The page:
Assumptions in Simulation

Depending on your simulation needs, there are different levels of SolidWorks Simulation that account for different levels of reality. With any simulation package, I believe that we are forced to make some assumptions due to the complex nature of reality. For example, it can be shown that all the stars in the universe exert a small amount of gravity on us and everything we design.  If I were designing an engine fixture, I believe it would be reasonable for me to make the assumption that the gravity exerted on my fixture by all these stars can be neglected. If I didn’t make this assumption, this would make the problem very difficult (or impossible) to solve. By making this assumption, I simplify my problem substantially, and I may not notice the difference when I look at my results.

The purpose of this article is to illustrate some (but not all) of the major assumptions that several different simulation packages make. It will be up to you to decide whether or not these assumptions may be reasonable for your applications.

Structural Static (with SolidWorks Simulation)
Assumptions: Deformable body and without acceleration

Static analysis is a particular type a structural analysis that assumes that accelerations are equal to zero. This assumption makes the calculations much simpler and easier to solve. Generally, this assumption means that when forces are applied, the body does not move freely in space. Instead of moving, the forces cause the body to deform allowing the user to see the resulting stresses, strains, displacements, and other results.

Example of a SolidWorks Simulation output:

Static Analysis

Kinematics and Dynamics (with SolidWorks Motion)
Assumptions: Undeformable body and with acceleration

SolidWorks Motion allows the user to simulate movement in assemblies. One of the major assumptions that SolidWorks Motion uses to make calculations easy is that all the bodies in the assembly are rigid. This means that when a force is applied to a body in SolidWorks, the body does not deform in any way. The flexibility of your components is not taken into account. Instead, when forces are applied, bodies are able to move with respect to one another.

Things like springs, dampers, impact, etc. can still be simulated using the various other options in the interface. Also, the user is able to simulate a static analysis on a frame-by-frame basis on their components.

Example of a SolidWorks Motion output:

Motion Analysis

Structural Dynamic (with SolidWorks Simulation Premium)
Assumptions: Deformable body and with acceleration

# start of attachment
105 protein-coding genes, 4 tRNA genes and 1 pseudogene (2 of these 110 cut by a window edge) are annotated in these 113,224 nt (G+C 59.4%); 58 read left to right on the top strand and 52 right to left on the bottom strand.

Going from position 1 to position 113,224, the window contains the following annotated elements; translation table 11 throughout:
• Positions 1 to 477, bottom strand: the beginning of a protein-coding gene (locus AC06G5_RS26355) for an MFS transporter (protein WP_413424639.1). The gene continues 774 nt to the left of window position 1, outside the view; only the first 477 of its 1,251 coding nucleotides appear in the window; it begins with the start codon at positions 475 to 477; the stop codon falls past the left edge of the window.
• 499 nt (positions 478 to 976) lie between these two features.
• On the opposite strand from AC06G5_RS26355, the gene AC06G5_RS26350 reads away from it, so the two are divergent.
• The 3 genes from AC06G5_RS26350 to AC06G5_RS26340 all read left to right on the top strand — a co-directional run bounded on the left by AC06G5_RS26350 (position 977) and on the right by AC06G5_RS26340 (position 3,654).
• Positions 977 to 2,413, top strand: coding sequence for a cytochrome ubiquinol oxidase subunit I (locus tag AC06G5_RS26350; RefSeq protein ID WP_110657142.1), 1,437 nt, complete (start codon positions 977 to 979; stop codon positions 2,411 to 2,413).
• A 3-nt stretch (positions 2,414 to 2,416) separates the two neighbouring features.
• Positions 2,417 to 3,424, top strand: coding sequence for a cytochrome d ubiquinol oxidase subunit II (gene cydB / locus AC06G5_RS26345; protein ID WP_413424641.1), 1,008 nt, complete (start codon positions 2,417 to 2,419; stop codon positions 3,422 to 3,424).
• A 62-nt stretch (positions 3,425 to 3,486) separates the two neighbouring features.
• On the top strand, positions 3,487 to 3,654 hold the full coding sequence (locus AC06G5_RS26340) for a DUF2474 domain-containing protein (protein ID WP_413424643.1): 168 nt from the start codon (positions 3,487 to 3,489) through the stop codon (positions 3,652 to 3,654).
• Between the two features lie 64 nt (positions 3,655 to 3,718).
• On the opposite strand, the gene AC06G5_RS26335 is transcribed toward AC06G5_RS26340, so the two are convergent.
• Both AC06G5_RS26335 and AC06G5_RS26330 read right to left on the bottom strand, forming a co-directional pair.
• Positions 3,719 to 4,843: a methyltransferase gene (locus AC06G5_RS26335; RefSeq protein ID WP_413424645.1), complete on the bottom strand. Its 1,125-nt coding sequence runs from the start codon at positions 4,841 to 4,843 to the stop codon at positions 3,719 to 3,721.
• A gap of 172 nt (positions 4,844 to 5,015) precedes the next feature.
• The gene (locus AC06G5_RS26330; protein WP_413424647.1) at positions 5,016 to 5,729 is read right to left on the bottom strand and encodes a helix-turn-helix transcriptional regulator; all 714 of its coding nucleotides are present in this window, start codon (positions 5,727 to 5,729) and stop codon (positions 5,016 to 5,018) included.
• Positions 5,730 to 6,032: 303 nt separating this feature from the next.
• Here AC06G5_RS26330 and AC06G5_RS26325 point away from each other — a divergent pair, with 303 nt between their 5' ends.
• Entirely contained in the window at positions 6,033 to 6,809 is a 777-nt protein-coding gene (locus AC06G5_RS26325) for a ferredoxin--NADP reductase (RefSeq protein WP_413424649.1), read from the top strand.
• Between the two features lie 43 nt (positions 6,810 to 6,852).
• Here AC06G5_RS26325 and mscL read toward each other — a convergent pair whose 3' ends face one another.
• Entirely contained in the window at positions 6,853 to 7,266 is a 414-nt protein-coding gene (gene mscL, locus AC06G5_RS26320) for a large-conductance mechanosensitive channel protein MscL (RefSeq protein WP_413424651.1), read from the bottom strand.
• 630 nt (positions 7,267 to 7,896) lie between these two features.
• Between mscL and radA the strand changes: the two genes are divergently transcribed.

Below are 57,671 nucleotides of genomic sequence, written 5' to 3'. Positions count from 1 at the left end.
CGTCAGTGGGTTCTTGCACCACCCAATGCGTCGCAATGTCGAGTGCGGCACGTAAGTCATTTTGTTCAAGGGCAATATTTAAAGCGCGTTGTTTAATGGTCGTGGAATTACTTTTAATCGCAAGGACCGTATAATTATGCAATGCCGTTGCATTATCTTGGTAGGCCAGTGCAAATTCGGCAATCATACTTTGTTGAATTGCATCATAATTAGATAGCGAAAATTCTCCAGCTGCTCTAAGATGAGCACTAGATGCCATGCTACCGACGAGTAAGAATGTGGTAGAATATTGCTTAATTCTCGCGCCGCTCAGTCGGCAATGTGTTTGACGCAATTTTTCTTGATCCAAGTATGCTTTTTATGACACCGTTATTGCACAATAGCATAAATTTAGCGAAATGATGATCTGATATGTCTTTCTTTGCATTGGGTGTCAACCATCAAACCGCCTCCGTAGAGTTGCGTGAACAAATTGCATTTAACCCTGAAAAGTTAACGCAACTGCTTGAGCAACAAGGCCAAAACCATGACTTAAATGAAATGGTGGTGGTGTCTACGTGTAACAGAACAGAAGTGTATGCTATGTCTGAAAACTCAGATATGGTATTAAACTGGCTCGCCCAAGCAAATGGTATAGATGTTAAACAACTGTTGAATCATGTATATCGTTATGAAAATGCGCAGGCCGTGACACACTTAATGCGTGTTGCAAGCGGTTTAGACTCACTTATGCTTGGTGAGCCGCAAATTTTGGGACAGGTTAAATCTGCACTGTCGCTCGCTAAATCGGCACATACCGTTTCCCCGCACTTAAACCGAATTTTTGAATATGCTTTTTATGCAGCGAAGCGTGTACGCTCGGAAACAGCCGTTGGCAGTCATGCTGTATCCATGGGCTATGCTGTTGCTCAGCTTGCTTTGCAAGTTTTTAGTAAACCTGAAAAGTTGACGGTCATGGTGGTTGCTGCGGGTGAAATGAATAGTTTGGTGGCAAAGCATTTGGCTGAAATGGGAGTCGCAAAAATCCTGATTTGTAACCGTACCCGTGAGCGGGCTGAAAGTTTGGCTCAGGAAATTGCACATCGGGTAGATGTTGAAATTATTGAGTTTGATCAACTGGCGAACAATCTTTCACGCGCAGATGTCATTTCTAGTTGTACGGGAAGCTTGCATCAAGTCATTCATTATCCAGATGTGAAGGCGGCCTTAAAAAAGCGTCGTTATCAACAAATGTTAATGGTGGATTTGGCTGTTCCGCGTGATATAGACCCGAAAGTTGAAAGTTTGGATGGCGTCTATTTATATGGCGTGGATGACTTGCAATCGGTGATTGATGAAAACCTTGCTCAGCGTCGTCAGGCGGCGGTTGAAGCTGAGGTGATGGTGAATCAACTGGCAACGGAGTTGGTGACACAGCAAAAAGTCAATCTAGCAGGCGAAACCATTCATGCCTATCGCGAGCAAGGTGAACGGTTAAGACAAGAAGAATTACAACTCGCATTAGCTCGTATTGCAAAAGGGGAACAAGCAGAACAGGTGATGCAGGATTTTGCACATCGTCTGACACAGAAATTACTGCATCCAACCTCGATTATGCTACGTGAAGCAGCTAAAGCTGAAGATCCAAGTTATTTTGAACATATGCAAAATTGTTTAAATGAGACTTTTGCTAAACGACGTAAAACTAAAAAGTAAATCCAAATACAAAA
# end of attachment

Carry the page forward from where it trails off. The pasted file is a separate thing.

It can do almost everything that some of the other analyses cannot, but it can be very cumbersome to do some types of problems since it accounts for a higher degree of complexity. In this analysis, bodies can move freely in space and deform.

Example of a SolidWorks Simulation Premium output:

Nonlinear-Dynamic Analysis

In some scenarios, it may not be clear what assumptions you can make. For these scenarios, my suggestion is to try running the simulation using a few different options. If you see a big difference in the results, this should give you some insight into the assumptions you may need to work with on other models as well.

Shaun BentleyShaun Bentley
DASI Solutions

This entry was posted in Tips & Tricks and tagged , , , . Bookmark the permalink.

4 Responses to Assumptions in Simulation

  1. Ana says:

    I’m so exciting your nice work. Very very good article.

  2. Heinrich Meier says:

    Dear Shaun Bentley,

    What linkages do you use in your nonlinear example?
    Everytime I use standard pins there is a reaction momentum
    at the pins blocking free motion.

    Your example seems to be the only working one performing a nonlinear, dynamic studies on a mechanism. Can you tell us how to do it?

    Btw we discussed this in a german forum and we are a bit frustrated at the moment. Thank you so much.

    • Shaun Bentley says:

      I used fixed hinges and applied a rotational displacement of 4pi. Honestly, this method was tricky and required troubleshooting to get it to solve all the way up to 4pi.

      I seemed to notice the same moments that you may be describing. The fixed hinge (to some extent) allows the free tangential movement of the face normal to the rotational axis. For small displacements, this approximates rotation nicely, but when displacements are large, you bump into strange behavior.

      Perhaps a better alternative is to explore the “Remote Loads/Mass” and select the “Displacement (Rigid Connection)” option. With this option, you can connect the cylindrical faces to a point in space using “rigid bars” (as it says in the help file). The point in space should likely be located in the center of the cylindrical pin location. It’s difficult to describe. It may be much easier to send you a model with this applied to it so you might see what I’m talking about.


      • Heinrich says:

        Hello Shaun Bentley,

        Sorry I have not recognized your response as I did not receive a notification email.

        Well I also tried it with the displacement-method. But even with many trials in solver configuration this then causes strange behaviors at the pins between the body which seem to show some similarities to that.

        It would be so great if you could send a small example of the alternative approach you described as I fear to not understand it properly. And we are discussing this now since weeks here:

        my email: ( can you remove it from this post after sending ?)

        Best regards and have a nice day


Leave a Reply

Your email address will not be published.